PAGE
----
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The Impudence and Insolence of Perfidy.[from the Grenada appeal, Aug. 4.] The poor, miserable, white-livered sycophant, who conducts the Memphis Bulletin, gets off a disgusting and cringing article in his issue of Saturday, relative to Lincoln's confiscation, proclamation, which is really almost too contemptible to challenge notice from us. But we prefer to expose the miserable creature to the scorn and indignation which he so justly merits from an oppressed and outraged people, and we ca the more contemptible by reason of his boast of Southern birth and education. Such a position might be not only tolerated but expected from a Yankee abolitionist, but it amounts to simple perfidy in a native Southerner. If Mr. Nabers believes Lincoln's to be the "best Government ever established on earth," let him live under it and enjoy its blessings, but let him not, by his insidious appeals, draw others into its toils. Such appeals to the Southerners are exceedingly ill timed just no
ng men to serve in the infantry. We think, too, that old men might be employed in the public offices entirely with great advantage to the public. It would give whole battalions of young men an opportunity, which no doubt they eagerly desire, to serve their country in the field. We hope the Government will take this view of the subject and begin the work at once. If the measures here proposed be followed out rigidly, we can put into the field a force quite equal to that called for by Lincoln, in numbers, and superior in every quality that goes to the making up of a good soldier. We can get our conscripts into place quite as soon as he can get his, and instead of disaster and defeat, such as marked the winter of 61-62, we may calculate on pushing the victories that have attended our arms of late, to their most remote consequences. But, above all, let Congress act with decision and at once. They have no time to lose, for the cool weather is rapidly approaching, and the ranks o
East Tennessee. The engagement at Tazewell last week, which was so grossly exaggerated, we are satisfied, was but the beginning of active operations in that quarter. The public may safely calculate upon receiving information of a much more important movement in the same direction before the expiration of another week, and it is not improbable that they will have a confirmation of the result anticipated by the dispatch already published. We are assured by a gentleman recently from that section of the Confederacy that our officers and men are fully alive to an opportunity of striking an effective blow to the minions of Lincoln, and that stirring news must reach us before many days of the operations of our forces.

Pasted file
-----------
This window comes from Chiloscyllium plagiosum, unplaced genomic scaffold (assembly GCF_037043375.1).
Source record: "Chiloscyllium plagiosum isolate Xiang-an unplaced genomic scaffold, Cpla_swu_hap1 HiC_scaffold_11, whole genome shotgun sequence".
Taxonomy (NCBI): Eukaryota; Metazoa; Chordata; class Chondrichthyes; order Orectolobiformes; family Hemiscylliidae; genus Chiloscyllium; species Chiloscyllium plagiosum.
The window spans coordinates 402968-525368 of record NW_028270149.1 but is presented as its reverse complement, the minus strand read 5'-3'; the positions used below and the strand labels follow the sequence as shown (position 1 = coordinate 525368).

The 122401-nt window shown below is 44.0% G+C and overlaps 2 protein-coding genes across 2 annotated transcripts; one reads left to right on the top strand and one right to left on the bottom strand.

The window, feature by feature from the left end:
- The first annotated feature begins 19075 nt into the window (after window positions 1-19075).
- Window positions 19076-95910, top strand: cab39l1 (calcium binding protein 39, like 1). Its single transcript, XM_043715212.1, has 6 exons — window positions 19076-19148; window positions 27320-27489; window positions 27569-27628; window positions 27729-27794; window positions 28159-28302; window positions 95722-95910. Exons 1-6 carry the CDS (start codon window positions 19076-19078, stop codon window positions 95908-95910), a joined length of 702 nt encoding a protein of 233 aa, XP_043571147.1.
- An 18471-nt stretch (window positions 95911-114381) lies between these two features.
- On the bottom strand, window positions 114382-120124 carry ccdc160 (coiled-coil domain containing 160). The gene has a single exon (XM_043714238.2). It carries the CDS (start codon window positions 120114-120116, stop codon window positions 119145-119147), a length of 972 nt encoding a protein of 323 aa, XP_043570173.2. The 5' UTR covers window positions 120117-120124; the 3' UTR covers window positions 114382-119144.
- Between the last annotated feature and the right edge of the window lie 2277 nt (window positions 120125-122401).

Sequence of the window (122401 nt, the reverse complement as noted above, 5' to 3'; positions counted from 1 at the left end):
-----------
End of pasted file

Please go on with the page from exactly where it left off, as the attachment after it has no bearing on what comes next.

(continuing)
Yankee deserters. We have been informed that twenty-two deserters from Lincoln's army came into Staunton on Wednesday last and surrendered themselves to the commandant of that post. They represented themselves as from Northwestern Virginia, and said they were fired of fighting against their friends of the Zest.
The Daily Dispatch: August 16, 1862., [Electronic resource], The London Times on American affairs. (search)
ns of their less shortsighted countrymen. That these will be candid and confess their own madness is not to be expected. A people never recants. But they may show their rulers, by signs not to be mistaken, that they will tolerate no more of Mr. Lincoln's crusade. The question will be soon determined. If this war is to go on, the immense levy ordered by the President must be actually made. The 300,000 men must be forthcoming if Virginia is to be conquered, or if even Tennessee is to be helas talked about; but we should think it would be only talked about. The scheme of a forcible levy of troops in a republic to subjugate and hold down another republic is one that will hardly be seriously proposed, even by the more fanatical of Mr. Lincoln's advisers. All now, therefore, depends on the enlistment that is going on under the President's proclamation. If this falls, then all is over, and after a few months the independence of the South must be acknowledged, as it might have been